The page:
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Intel’s Vaunt glasses are the first, most important step toward the AR revolution

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Intel’s Vaunt smart glasses are important. They’re probably the most important AR wearable we’ve ever seen, and there’s a simple reason for that: They’re wearable. These glasses aren’t packed to the gills with the most impressive AR hardware on the market, they’re not going to conjure up an immersive mixed-reality experience like Microsoft’s Hololens, or the Magic Leap. No, those devices are for recreation. They’re high tech toys. The Intel glasses are for everyday use, and that’s an important step.

The use-cases Intel outlined in the video over at The Verge don’t exactly sound like groundbreaking features. Getting directions, viewing restaurant ratings, maybe getting the occasional email notification. These are things your current devices do, but the interesting angle here is how they will translate when they move to a different platform.

How will we respond to notifications when they appear in our peripheral vision? Will we want them to be smaller, shorter, less frequent? What about directions? How will those change when we receive them in a completely different way? These are exciting, if mundane, questions that the Vaunt will answer once people start getting their hands on it.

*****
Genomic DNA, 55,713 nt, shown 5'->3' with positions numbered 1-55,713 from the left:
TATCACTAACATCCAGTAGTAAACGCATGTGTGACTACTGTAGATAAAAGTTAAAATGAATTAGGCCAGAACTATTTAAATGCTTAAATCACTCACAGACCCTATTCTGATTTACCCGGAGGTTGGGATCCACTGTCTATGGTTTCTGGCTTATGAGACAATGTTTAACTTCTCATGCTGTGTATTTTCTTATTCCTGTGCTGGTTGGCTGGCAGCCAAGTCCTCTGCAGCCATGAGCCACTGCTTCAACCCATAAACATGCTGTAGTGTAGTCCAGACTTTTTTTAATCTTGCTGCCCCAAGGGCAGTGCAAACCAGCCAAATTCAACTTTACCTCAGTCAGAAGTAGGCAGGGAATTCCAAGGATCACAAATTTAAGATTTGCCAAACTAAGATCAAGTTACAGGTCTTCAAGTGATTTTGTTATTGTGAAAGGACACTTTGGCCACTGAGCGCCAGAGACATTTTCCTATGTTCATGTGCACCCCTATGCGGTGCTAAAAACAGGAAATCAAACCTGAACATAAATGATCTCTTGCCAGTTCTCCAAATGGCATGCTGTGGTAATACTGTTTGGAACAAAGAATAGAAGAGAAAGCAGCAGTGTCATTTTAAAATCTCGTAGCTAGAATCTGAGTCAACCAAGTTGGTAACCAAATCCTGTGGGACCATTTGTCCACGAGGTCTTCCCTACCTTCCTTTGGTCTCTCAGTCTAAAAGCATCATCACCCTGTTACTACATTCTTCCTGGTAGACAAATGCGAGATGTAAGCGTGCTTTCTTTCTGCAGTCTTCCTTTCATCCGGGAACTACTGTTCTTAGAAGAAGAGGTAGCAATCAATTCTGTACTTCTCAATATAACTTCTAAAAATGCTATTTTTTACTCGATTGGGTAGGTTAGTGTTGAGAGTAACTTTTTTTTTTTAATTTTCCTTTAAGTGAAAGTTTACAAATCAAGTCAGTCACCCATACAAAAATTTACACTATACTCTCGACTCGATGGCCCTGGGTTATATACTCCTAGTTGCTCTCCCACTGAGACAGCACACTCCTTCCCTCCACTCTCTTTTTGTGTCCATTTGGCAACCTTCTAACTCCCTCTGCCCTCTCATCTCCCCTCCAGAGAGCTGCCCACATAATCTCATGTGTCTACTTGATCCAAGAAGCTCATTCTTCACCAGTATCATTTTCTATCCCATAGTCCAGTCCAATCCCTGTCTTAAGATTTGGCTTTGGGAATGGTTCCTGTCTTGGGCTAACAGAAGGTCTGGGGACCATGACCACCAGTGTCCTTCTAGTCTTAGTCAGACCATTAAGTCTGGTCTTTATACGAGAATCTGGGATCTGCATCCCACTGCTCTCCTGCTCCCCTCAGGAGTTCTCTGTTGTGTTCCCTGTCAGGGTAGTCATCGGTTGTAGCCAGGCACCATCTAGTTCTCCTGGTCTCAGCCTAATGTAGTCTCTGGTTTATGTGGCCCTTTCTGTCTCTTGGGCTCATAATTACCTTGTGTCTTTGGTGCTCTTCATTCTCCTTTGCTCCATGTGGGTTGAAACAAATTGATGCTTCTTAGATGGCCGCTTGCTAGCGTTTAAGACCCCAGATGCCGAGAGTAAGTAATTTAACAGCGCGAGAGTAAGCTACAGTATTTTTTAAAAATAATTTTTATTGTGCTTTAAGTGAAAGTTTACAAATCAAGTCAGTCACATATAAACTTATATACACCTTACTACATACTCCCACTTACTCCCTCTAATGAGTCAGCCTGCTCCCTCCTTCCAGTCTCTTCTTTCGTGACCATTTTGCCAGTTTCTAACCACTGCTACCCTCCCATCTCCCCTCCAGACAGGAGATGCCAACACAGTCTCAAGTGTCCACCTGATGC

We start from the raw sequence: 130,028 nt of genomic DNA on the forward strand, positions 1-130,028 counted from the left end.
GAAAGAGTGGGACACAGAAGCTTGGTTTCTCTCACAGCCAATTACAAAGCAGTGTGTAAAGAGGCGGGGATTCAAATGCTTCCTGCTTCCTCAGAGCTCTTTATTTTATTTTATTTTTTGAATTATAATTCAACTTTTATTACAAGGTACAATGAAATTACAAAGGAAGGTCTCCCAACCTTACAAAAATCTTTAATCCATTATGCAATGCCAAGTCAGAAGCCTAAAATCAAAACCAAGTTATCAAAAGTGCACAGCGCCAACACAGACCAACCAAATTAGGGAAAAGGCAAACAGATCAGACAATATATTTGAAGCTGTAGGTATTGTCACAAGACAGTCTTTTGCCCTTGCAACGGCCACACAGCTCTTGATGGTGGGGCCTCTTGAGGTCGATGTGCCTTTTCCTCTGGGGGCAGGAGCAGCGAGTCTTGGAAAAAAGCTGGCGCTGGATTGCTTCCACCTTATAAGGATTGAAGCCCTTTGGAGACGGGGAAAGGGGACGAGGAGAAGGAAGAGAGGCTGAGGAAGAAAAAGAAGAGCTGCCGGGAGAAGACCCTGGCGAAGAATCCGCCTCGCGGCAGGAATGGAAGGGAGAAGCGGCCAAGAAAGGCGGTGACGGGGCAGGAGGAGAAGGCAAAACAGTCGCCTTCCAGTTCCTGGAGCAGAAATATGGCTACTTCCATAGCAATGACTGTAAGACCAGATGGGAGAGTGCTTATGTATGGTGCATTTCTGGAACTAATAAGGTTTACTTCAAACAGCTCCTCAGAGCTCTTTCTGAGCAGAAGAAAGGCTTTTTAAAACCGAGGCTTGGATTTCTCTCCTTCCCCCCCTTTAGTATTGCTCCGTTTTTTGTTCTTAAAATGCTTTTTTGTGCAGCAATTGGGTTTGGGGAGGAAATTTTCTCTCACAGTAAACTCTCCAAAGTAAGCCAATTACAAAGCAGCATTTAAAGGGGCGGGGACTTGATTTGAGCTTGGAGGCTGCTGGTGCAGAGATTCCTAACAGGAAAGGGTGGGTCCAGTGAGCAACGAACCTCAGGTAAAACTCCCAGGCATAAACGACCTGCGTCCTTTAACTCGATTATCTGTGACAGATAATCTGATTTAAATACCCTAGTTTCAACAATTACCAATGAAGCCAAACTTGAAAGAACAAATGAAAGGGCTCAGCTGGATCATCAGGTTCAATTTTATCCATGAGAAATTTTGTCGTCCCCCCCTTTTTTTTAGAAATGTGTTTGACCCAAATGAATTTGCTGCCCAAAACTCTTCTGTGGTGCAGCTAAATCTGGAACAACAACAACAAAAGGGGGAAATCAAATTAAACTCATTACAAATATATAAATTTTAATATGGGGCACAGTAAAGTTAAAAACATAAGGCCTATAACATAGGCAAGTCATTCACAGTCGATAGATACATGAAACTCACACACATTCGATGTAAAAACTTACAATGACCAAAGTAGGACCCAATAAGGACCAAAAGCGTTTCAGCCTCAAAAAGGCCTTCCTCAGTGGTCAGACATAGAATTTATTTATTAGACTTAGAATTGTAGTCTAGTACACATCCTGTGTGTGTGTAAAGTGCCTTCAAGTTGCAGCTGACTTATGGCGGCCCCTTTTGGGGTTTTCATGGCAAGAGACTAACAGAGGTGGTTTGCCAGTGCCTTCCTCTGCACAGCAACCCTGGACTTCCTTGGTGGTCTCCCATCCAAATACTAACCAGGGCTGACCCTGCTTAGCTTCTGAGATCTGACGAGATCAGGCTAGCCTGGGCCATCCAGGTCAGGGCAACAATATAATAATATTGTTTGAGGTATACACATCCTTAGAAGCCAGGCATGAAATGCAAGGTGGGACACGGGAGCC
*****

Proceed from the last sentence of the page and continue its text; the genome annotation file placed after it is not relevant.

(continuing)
Just like the first smartphones carried over the basic features of standard cell phones before they started creating new and exciting features of their own, the Vaunt as a platform echoes what your current devices do as a tentative first step.

Intel knows this, that’s why their first priority with the Vaunt was creating a device you’d actually want to have with you all the time. Not some weird thing hanging off of your glasses, or some big blocky cell phone. Something that fits seamlessly into your everyday life with just a couple interesting features.

Think about the first smartphones. Not the iPhone, the other ones. The Blackberries, the Palms, the products that aren’t really around anymore. Intel’s Vaunt could end up being one of those, an influential trailblazer that ends up paving the way for better products. It might not be what Intel would like us to see in this product, but it’s an important step nonetheless. In that way, the Vaunt is an appetizer, and personally I can’t wait to see what the main course looks like.

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Jayce Wagner
Former Digital Trends Contributor
A staff writer for the Computing section, Jayce covers a little bit of everything -- hardware, gaming, and occasionally VR.
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